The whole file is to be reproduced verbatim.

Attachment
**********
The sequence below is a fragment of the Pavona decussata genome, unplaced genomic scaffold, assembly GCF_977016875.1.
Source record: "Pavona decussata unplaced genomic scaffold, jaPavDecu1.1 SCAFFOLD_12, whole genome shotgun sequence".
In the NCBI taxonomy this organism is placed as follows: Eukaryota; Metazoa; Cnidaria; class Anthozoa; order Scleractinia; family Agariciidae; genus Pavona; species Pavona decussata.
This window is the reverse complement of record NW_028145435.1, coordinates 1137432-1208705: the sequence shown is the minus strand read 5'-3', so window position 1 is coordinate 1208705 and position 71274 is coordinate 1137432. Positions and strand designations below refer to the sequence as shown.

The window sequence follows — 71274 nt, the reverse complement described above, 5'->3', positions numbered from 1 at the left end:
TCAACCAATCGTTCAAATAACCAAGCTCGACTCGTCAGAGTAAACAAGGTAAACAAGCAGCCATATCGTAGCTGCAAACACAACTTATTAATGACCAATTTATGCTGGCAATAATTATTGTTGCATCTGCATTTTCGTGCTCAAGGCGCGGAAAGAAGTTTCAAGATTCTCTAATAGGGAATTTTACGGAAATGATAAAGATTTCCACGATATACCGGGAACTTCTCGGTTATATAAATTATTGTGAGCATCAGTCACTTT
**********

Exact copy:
The sequence below is a fragment of the Pavona decussata genome, unplaced genomic scaffold, assembly GCF_977016875.1.
Source record: "Pavona decussata unplaced genomic scaffold, jaPavDecu1.1 SCAFFOLD_12, whole genome shotgun sequence".
In the NCBI taxonomy this organism is placed as follows: Eukaryota; Metazoa; Cnidaria; class Anthozoa; order Scleractinia; family Agariciidae; genus Pavona; species Pavona decussata.
This window is the reverse complement of record NW_028145435.1, coordinates 1137432-1208705: the sequence shown is the minus strand read 5'-3', so window position 1 is coordinate 1208705 and position 71274 is coordinate 1137432. Positions and strand designations below refer to the sequence as shown.

The window sequence follows — 71274 nt, the reverse complement described above, 5'->3', positions numbered from 1 at the left end:
TCAACCAATCGTTCAAATAACCAAGCTCGACTCGTCAGAGTAAACAAGGTAAACAAGCAGCCATATCGTAGCTGCAAACACAACTTATTAATGACCAATTTATGCTGGCAATAATTATTGTTGCATCTGCATTTTCGTGCTCAAGGCGCGGAAAGAAGTTTCAAGATTCTCTAATAGGGAATTTTACGGAAATGATAAAGATTTCCACGATATACCGGGAACTTCTCGGTTATATAAATTATTGTGAGCATCAGTCACTTT